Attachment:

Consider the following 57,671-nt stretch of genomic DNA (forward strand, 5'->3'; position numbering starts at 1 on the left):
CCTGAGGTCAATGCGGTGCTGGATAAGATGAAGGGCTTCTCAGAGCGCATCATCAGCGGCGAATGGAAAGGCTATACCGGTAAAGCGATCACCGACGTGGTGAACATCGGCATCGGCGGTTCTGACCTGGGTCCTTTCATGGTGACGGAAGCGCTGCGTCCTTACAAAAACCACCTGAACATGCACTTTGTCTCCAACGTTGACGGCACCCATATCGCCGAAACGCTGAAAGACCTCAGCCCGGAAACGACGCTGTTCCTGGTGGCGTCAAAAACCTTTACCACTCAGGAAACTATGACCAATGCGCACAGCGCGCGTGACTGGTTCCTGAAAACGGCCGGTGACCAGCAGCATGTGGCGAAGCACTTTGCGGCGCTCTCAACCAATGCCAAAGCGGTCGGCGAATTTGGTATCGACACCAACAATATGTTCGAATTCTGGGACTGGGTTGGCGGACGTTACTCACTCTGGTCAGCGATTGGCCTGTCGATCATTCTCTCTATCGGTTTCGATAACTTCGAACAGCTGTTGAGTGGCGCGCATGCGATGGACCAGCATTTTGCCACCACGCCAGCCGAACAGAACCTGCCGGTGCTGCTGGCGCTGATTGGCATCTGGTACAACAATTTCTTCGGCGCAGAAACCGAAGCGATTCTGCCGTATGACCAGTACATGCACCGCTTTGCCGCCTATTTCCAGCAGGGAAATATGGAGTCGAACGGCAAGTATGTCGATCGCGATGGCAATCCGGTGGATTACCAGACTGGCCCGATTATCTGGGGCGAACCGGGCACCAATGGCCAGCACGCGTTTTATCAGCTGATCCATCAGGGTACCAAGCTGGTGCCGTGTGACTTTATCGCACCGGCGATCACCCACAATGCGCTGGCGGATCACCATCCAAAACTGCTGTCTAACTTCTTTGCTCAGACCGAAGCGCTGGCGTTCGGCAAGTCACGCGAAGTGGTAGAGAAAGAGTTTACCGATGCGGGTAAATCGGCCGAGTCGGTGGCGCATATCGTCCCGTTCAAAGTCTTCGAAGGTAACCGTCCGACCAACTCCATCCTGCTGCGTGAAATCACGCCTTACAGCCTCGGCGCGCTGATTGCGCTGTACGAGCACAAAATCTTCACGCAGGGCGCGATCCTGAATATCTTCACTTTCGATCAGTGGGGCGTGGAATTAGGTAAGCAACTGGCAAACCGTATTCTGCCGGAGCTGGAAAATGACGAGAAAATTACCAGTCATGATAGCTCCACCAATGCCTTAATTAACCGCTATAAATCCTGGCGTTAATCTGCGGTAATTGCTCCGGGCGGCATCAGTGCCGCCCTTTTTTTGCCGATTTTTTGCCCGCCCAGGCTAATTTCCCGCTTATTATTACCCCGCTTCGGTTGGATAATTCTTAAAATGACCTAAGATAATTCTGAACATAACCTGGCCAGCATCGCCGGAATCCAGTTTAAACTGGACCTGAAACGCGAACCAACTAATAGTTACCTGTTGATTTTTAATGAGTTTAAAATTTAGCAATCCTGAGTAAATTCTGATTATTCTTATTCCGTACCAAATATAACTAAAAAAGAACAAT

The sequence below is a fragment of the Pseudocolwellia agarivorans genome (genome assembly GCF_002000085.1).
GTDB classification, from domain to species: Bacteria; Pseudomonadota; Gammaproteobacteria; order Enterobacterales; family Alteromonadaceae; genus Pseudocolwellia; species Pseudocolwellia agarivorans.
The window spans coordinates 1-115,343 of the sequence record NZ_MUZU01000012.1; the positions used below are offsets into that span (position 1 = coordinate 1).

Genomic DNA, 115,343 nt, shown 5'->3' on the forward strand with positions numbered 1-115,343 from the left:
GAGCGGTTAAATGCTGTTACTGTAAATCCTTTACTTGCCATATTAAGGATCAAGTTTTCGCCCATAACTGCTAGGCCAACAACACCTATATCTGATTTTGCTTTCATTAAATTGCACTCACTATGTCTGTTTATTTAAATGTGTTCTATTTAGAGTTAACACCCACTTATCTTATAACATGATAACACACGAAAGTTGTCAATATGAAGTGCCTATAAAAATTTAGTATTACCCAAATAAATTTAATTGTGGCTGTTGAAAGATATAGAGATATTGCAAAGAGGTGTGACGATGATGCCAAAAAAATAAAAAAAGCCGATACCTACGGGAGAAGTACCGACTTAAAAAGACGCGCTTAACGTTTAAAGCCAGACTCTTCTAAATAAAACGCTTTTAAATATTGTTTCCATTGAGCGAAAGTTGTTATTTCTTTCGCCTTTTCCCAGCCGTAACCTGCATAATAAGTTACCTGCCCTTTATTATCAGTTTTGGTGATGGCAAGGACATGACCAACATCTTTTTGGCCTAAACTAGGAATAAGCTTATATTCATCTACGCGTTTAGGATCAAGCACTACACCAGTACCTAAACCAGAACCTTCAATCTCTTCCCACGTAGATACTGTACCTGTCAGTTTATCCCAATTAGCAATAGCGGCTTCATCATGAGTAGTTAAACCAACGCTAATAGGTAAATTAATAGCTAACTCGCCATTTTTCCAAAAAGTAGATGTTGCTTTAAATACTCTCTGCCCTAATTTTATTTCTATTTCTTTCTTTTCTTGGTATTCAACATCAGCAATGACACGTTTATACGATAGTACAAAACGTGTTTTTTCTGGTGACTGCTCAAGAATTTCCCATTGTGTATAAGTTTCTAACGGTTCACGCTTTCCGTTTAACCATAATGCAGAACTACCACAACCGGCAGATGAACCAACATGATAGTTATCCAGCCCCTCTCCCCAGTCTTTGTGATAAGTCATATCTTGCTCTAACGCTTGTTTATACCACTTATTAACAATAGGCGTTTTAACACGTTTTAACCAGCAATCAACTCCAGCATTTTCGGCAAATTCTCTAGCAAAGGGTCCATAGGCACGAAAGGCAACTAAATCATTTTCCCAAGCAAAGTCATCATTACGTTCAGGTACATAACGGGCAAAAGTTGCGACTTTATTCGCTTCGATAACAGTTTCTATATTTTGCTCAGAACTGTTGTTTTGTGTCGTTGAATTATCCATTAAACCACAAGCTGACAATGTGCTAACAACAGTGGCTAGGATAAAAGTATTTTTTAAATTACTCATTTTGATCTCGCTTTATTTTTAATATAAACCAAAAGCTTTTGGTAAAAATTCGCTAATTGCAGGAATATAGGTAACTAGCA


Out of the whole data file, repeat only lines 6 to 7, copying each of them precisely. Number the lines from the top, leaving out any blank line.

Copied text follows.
Genomic DNA, 115,343 nt, shown 5'->3' on the forward strand with positions numbered 1-115,343 from the left:
GAGCGGTTAAATGCTGTTACTGTAAATCCTTTACTTGCCATATTAAGGATCAAGTTTTCGCCCATAACTGCTAGGCCAACAACACCTATATCTGATTTTGCTTTCATTAAATTGCACTCACTATGTCTGTTTATTTAAATGTGTTCTATTTAGAGTTAACACCCACTTATCTTATAACATGATAACACACGAAAGTTGTCAATATGAAGTGCCTATAAAAATTTAGTATTACCCAAATAAATTTAATTGTGGCTGTTGAAAGATATAGAGATATTGCAAAGAGGTGTGACGATGATGCCAAAAAAATAAAAAAAGCCGATACCTACGGGAGAAGTACCGACTTAAAAAGACGCGCTTAACGTTTAAAGCCAGACTCTTCTAAATAAAACGCTTTTAAATATTGTTTCCATTGAGCGAAAGTTGTTATTTCTTTCGCCTTTTCCCAGCCGTAACCTGCATAATAAGTTACCTGCCCTTTATTATCAGTTTTGGTGATGGCAAGGACATGACCAACATCTTTTTGGCCTAAACTAGGAATAAGCTTATATTCATCTACGCGTTTAGGATCAAGCACTACACCAGTACCTAAACCAGAACCTTCAATCTCTTCCCACGTAGATACTGTACCTGTCAGTTTATCCCAATTAGCAATAGCGGCTTCATCATGAGTAGTTAAACCAACGCTAATAGGTAAATTAATAGCTAACTCGCCATTTTTCCAAAAAGTAGATGTTGCTTTAAATACTCTCTGCCCTAATTTTATTTCTATTTCTTTCTTTTCTTGGTATTCAACATCAGCAATGACACGTTTATACGATAGTACAAAACGTGTTTTTTCTGGTGACTGCTCAAGAATTTCCCATTGTGTATAAGTTTCTAACGGTTCACGCTTTCCGTTTAACCATAATGCAGAACTACCACAACCGGCAGATGAACCAACATGATAGTTATCCAGCCCCTCTCCCCAGTCTTTGTGATAAGTCATATCTTGCTCTAACGCTTGTTTATACCACTTATTAACAATAGGCGTTTTAACACGTTTTAACCAGCAATCAACTCCAGCATTTTCGGCAAATTCTCTAGCAAAGGGTCCATAGGCACGAAAGGCAACTAAATCATTTTCCCAAGCAAAGTCATCATTACGTTCAGGTACATAACGGGCAAAAGTTGCGACTTTATTCGCTTCGATAACAGTTTCTATATTTTGCTCAGAACTGTTGTTTTGTGTCGTTGAATTATCCATTAAACCACAAGCTGACAATGTGCTAACAACAGTGGCTAGGATAAAAGTATTTTTTAAATTACTCATTTTGATCTCGCTTTATTTTTAATATAAACCAAAAGCTTTTGGTAAAAATTCGCTAATTGCAGGAATATAGGTAACTAGCA